Some authors say they like to listen to music or drink wine as they write. I just need a space and my computer. I’ve written in my home, on the deck of a swimming pool, and rocking on the porch. I do need time, as I find myself absorbed in the writing and lose track of how quickly the clock moves. I hope that’s a good thing.
BK: Where do you hope your books/writing will be in the future?
There is a saying that we make plans for the future, and God laughs. I think all authors would like to be best sellers, but, realistically, I want to write quality stories, those that speak to the reader. If my books make a difference in someone’s life, even if that is only entertainment, then I’ve done my job.
BK: What do you hope readers will take away from your books?
The Road Less Traveled starts by saying, “Life is difficult.” I hope my books show that, even though life can be tough, there is hope. Jack Harden’s road to recovery is long and slow. He may not get all the way there in Blood on the Pen, but he sure is trying, in spite of himself. Elsie might help him with that, if he lets her.
BK: What is one piece of advice you received that you carry with you in your writing?
Elizabeth Cox, a published author and college professor, told me how to write about deep emotions. She said the author should go to that dark place, the place where sociopaths go, the place where a husband whose wife was killed would let his mind go. Let yourself feel the anger and pain. Go to that dark place, but don’t stay too long. There’s a price to pay if you stay there longer than you should.
BK: What is one piece of advice you would give to new and aspiring writers?
Patience, of course, as most writers suffer through lots of rejection. It’s also important to have your work reviewed by someone who has no personal interest in how you feel about their feedback. Friends generally want to please and they seldom understand the expectations that editors have. Even a really good story won’t get past the gatekeepers at an agent or publisher, if it has issues with point of view, redundant phrases, and author intrusion. Read a good book on writing or watch a clip on Youtube. Then read your manuscript again with that more critical eye. Some of the most valuable feedback you get can be hard to hear. Swallow hard and make your story better.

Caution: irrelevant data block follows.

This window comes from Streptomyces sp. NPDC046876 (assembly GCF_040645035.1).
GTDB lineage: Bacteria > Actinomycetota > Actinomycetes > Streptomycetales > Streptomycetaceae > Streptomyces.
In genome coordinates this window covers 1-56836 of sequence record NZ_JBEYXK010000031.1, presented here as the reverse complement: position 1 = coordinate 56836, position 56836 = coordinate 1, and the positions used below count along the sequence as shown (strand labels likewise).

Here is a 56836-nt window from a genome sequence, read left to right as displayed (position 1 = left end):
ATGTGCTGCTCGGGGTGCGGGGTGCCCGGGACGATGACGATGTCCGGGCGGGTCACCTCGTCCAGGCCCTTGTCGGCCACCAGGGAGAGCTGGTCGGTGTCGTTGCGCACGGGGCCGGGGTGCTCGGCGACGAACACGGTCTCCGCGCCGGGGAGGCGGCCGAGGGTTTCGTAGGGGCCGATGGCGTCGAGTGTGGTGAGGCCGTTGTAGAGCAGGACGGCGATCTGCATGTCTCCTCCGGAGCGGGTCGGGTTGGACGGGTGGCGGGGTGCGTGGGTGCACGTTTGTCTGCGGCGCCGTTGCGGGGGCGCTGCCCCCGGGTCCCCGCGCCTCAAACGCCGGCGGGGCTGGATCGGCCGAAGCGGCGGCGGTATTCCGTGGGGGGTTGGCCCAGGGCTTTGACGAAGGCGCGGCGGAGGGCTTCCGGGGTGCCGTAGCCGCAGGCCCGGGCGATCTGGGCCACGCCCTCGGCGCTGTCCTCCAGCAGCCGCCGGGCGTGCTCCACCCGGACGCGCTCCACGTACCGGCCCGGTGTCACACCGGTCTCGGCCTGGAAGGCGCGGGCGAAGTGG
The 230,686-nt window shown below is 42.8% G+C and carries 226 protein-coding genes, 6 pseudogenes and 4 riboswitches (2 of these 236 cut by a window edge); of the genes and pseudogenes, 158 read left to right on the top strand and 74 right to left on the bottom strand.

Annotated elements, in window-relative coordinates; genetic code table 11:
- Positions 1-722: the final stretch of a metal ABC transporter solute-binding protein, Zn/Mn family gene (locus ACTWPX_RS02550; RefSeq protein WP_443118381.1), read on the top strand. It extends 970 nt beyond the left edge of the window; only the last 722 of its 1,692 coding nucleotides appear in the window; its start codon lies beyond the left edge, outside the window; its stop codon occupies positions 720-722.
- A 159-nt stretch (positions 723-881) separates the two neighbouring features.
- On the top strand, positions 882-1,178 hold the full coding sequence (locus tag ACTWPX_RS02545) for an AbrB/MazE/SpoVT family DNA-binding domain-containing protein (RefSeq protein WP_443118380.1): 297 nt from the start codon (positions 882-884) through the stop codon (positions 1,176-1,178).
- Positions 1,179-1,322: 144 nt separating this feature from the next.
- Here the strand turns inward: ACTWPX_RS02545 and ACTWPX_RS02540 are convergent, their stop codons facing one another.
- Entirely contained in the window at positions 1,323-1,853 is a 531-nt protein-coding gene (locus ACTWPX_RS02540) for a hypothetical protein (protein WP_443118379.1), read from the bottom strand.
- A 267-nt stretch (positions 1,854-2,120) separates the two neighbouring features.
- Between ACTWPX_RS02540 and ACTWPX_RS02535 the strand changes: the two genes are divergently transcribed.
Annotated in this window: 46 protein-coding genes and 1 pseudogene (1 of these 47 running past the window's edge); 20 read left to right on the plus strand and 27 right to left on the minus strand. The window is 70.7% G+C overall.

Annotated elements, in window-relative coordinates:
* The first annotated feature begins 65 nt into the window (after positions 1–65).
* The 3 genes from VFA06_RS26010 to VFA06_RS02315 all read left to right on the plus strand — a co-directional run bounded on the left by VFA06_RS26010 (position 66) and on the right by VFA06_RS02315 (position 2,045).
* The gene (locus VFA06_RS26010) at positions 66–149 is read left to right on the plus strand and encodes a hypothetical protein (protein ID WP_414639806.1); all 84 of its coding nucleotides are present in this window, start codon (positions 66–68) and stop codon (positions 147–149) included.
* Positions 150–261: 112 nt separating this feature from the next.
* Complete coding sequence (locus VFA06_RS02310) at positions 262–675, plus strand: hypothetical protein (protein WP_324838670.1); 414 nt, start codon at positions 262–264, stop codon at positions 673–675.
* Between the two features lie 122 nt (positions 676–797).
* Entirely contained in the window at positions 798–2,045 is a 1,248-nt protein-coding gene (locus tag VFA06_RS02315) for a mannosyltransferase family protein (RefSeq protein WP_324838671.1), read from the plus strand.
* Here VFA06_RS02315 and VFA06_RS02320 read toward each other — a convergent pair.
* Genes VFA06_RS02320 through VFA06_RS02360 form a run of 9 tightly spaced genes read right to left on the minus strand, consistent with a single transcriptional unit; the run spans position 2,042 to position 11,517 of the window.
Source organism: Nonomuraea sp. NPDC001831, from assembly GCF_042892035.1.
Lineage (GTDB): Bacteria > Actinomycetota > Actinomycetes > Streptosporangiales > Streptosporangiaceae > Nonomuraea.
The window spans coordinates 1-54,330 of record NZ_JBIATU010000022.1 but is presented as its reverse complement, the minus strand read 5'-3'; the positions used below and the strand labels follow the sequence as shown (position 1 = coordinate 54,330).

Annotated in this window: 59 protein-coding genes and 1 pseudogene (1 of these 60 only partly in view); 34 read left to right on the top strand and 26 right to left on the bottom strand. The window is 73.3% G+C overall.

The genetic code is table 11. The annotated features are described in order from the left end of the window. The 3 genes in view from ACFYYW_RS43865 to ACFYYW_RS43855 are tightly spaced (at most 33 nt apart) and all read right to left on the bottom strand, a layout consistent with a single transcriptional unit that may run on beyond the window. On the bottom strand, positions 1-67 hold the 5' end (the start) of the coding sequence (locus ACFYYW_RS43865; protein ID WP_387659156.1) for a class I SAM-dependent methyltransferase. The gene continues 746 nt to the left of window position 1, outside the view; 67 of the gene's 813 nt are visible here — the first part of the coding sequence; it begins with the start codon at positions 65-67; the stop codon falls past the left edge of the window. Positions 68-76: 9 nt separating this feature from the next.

BK: Are you currently working on any new projects? What can we expect from you in the future?
Blood on the Cards is scheduled for release by Wild Child Publishing in early October. It is the second book with Elsie and Jack, but I tried very hard not to make it a sequel. This book has a hint of the paranormal, and I hope it stands on its own merit. I’m close to finishing a manuscript for Thread of Life. It’s the story of a twelve-year-old boy who inherits a fortune from his elderly father, who won’t stay dead. After his father is killed, the boy comes under the custody of a young, female detective. His first comment to her is that she is the blackest woman he ever saw, and they form a rather odd couple, as the power mongers in Boston try to grab the boy’s billions by any means necessary.
BK: Where can readers find you?
My website is davidhuffstetler.com, and my books are available on Amazon.com, BarnesandNoble.com, Wildchildpublishing.com, and several other online vendors. If local Barnes and Noble stores don’t have a copy of Blood on the Pen in stock, they can order it, if readers prefer that avenue.
Thank you so much for taking time to chat with me today. It's been a pleasure having you and I wish you much success in the future.
It has been my pleasure. Thank you.
About David Huffstetler: